The numbers were startling. As well as Jose Arredondo had pitched in the final month of the regular season, the two starts he made in the Pioneer League playoffs demonstrated the kind of dominance every pitcher hopes to achieve.
The right-hander showed a great sense of timing in having his best starts of the year in the playoffs. And after leading the Orem Owlz to the Pioneer League championship,
Arredondo was named the winner of the MiLB.com Short-Season Playoff Performance Award.
Arredondo had what likely was the best start of his life in Game 1 of the Division Series against Ogden. He struck out a season-high 13 and walked only one, yielding an unearned run on two hits over eight innings -- his longest outing of the year.
"I was ready to throw until my arm fell off," Arredondo said in a phone interview from his home in San Pedro de Macoris, Dominican Republic. "You have to go all-out. It's the playoffs."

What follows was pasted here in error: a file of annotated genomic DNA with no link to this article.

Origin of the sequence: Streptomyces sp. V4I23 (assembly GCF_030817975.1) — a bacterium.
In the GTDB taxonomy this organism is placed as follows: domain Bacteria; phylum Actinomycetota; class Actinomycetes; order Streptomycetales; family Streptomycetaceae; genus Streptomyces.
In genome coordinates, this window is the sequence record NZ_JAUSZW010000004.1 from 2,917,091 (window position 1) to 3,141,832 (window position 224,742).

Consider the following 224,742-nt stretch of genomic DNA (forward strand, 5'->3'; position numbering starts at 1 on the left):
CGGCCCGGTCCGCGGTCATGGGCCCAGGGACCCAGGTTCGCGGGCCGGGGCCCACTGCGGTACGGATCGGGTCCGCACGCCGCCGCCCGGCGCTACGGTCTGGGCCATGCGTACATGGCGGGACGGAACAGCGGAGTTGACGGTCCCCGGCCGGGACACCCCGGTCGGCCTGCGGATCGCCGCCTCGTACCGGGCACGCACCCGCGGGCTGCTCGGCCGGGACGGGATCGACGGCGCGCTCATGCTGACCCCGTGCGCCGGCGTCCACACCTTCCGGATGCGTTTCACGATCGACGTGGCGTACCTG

Arredondo's previous highs were nine strikeouts and 6 2/3 innings, both accomplished in an Aug. 30 start against Casper. That was his only victory in six August starts, not that he didn't pitch well enough to win. Arredondo had given up just one run in each of his three previous starts before the Aug. 30 gem.
The 21-year-old struggled early in the season, allowing seven runs over 2 1/3 innings on July 12 against Missoula and surrendering five runs -- four earned -- in 3 1/3 innings in his next start against Casper. He found his groove in an Aug. 12 outing against Great Falls, giving up one run on three hits with seven strikeouts.
Arredondo's second postseason start came in the title-clinching game against Helena, as Orem went on to a 3-2 win and a sweep of the best-of-three series. He didn't get the win but worked seven innings and allowed one run on two hits. Arredondo handcuffed the Pioneer League's best offense, striking out eight and walking three.
In two playoff starts, he was reached for only one earned run and four hits over 15 innings for a 0.60 ERA. The non-drafted free agent struck out 21 and walked only four.
"There was a lot of pressure, but I just put my trust in God and it all turned out really well," Arredondo said.
This story was not subject to the approval of the National Association of Professional Baseball Leagues or its clubs.